Magic compost heap

Em and I already have a couple of compost bins that live by the garage and are fairly run-of-the-mill food scrap affairs.  They’re perfectly good but in my heart of hearts I’ve always hankered after a compost heap like my Dad used to have when I was a kid. 

Dad’s compost lived at the back of the back yard and was constructed out of fence posts and corrugated iron in a very adhoc, blokes in sheds kind of way.  I have no great love of corrugated iron but had read that old shipping pallets made a good structure for a large open style heap.

Last week Em gave me a newspaper clipping that her friend and workmate Patricia had photocopied for me – it set out how to make the perfect heap by layering carbon, nitrogen, animal waste and lime in a strange kind of gardening trifle.  This sounded pretty good to me so after lunch today I decided to have a bash at it.

With the help of some free pallets from RD1, some $4 a sack horse crap from up the road, grass clippings from the lawn and some old straw we had lying about, I turned this hitherto lumpy patch of pseudo lawn into this combined garden alchemy set and paternal tribute.  I managed to make three and a half layers of straw/grass/shit/lime and just need to find something to cover it over with so it can get nice and warm.

In other garden updates – beetroot were indeed the next cab off the ranks in the sprouting race (mix those metaphors) and have now been joined by cucumbers, tomatoes and even eggplant!  I’ve planted out two kinds of peas (sugar snap and snow-pea), baby carrots on a special seed tape (highly recommended) and some thyme, all straight into the garden.  Tomorrow I’m hoping to get some coriander and basil on the way and find a piece of perspex for my next seed raising experiment.

~ Tom


3 Responses to Magic compost heap

  1. Madeline says:

    Go Garden Tom, Go.

  2. tomandemma says:

    Dear Tom and Emma,
    Congratulations on winning the seed sprouting sweepstake with Beetroot!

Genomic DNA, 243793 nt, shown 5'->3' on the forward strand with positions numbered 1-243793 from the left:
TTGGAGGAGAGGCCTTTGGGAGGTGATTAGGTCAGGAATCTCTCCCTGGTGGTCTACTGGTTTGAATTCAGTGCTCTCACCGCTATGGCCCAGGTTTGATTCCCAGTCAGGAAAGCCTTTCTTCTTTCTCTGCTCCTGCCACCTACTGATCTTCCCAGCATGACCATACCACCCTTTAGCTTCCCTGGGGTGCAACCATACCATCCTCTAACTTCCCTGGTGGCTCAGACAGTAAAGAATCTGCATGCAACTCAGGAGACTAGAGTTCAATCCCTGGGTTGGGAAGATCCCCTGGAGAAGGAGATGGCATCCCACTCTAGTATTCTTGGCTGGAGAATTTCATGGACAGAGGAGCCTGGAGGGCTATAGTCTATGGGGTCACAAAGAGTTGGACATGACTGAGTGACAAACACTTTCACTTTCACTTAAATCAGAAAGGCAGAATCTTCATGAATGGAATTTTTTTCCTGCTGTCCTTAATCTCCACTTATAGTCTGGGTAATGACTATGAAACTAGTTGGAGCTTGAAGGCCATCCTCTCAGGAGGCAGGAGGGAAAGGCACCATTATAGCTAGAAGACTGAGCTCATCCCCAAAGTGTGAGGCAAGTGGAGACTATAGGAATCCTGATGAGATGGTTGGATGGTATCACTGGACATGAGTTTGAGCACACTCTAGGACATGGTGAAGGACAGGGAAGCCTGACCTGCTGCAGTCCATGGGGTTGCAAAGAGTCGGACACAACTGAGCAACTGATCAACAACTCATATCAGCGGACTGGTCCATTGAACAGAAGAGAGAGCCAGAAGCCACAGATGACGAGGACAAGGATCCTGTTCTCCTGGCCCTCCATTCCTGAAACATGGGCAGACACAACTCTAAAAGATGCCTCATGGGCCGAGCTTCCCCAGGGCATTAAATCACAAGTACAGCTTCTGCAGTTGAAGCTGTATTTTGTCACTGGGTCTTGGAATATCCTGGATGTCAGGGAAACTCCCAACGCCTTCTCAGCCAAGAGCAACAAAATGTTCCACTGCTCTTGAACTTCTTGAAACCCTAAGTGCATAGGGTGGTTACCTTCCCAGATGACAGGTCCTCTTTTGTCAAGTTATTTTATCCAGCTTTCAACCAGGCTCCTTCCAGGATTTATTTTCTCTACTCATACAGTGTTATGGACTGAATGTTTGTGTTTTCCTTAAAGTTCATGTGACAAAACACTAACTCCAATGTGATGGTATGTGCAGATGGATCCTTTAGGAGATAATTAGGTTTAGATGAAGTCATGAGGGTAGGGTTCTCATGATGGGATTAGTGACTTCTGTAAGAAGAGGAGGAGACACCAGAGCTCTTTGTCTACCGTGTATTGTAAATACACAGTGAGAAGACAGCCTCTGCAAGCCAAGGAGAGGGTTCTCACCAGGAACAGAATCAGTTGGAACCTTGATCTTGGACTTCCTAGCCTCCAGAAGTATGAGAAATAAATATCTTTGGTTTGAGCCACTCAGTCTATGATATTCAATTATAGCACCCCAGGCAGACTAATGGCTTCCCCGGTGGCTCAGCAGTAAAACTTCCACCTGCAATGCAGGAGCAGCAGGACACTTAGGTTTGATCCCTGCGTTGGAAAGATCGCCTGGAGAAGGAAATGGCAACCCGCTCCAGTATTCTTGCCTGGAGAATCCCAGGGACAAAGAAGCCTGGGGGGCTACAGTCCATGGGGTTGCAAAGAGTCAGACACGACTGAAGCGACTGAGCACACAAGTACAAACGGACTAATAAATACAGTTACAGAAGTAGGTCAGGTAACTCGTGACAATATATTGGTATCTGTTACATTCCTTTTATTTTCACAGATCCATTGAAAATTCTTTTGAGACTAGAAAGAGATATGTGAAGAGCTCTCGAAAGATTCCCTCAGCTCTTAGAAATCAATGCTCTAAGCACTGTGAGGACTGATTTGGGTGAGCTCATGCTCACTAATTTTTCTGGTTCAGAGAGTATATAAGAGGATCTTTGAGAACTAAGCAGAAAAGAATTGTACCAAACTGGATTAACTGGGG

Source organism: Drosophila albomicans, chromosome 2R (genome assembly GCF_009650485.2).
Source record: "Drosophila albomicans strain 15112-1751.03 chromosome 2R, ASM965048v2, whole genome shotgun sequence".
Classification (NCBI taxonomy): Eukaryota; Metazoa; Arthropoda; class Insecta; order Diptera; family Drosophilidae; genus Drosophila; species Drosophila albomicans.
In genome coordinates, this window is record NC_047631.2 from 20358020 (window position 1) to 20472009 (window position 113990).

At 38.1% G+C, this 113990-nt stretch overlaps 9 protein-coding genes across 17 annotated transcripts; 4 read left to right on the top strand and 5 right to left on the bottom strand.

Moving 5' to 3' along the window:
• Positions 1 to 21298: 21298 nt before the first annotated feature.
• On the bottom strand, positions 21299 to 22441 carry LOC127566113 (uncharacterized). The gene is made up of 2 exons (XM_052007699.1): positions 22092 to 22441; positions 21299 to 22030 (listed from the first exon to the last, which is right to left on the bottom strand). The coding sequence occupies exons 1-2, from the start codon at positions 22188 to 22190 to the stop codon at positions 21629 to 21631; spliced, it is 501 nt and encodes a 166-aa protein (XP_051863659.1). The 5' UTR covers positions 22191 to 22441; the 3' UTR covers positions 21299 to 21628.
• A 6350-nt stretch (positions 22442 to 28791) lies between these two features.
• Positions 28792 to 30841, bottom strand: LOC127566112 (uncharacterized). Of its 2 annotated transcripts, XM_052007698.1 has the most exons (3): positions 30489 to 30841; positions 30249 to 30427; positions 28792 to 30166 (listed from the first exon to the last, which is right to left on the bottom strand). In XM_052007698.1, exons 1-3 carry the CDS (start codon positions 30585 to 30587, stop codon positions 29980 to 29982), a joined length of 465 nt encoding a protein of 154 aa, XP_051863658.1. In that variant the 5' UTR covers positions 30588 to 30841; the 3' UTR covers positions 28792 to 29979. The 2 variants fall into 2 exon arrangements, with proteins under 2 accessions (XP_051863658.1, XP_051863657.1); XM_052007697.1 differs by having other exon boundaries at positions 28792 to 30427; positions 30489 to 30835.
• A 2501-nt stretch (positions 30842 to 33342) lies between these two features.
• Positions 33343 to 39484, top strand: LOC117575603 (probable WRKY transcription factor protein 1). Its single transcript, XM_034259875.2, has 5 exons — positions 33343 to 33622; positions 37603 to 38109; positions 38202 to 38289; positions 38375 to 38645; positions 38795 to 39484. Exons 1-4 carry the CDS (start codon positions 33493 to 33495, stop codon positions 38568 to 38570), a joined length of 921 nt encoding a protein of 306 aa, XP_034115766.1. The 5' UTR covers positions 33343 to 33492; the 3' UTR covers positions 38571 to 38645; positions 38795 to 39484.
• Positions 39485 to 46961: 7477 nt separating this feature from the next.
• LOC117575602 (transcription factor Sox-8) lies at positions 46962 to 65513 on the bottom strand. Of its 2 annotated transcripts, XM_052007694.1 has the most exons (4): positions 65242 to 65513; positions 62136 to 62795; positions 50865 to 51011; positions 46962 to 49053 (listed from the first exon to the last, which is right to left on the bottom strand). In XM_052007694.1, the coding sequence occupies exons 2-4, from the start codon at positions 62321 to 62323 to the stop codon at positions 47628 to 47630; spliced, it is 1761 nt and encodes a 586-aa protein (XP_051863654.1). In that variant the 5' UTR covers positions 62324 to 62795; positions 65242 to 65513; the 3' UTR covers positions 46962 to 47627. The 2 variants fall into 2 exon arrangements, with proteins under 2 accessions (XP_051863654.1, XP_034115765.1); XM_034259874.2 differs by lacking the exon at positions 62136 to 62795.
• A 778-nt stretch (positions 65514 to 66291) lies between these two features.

Tom, your compost bin looks great. Your bin and what goes into it is clearly going to be more thought-through than mine ever was. I think we used to chuck the meat scraps in there as well. Which might explain why, in at least a couple of years when I broke the bin open, there was a family of field mice in residence. It wasn’t until we came here to 19A and, Emma, you told us how the meat attracts flies, that we have kept the meat out.
    And I recall that, with all due ceremony, I interrred in the compost the ancient olive green cardigan that Julie had knitted for me years before and that doubled as my Linus Blanket. It had totally disappeared by the next Spring. Life after death. The Resurrection, in very sooth.
    I can’t think of a more fitting tribute, Tom.
    Love, Dad.

  3. Helen says:

    Wow – I love that story about the composted cardigan. Kind of a shame though – Ross, if you have another fond cardigan on its last legs, give it to me and I will fashion you a teddy from it so you can take it to bed with you. 🙂

    Tom – good work on the compost front! I have always been rather slack with my compost heap – just throwing food scraps and lawn clippings at it, but you are inspiring me to be a little more thoughtful about it.

    x Helen

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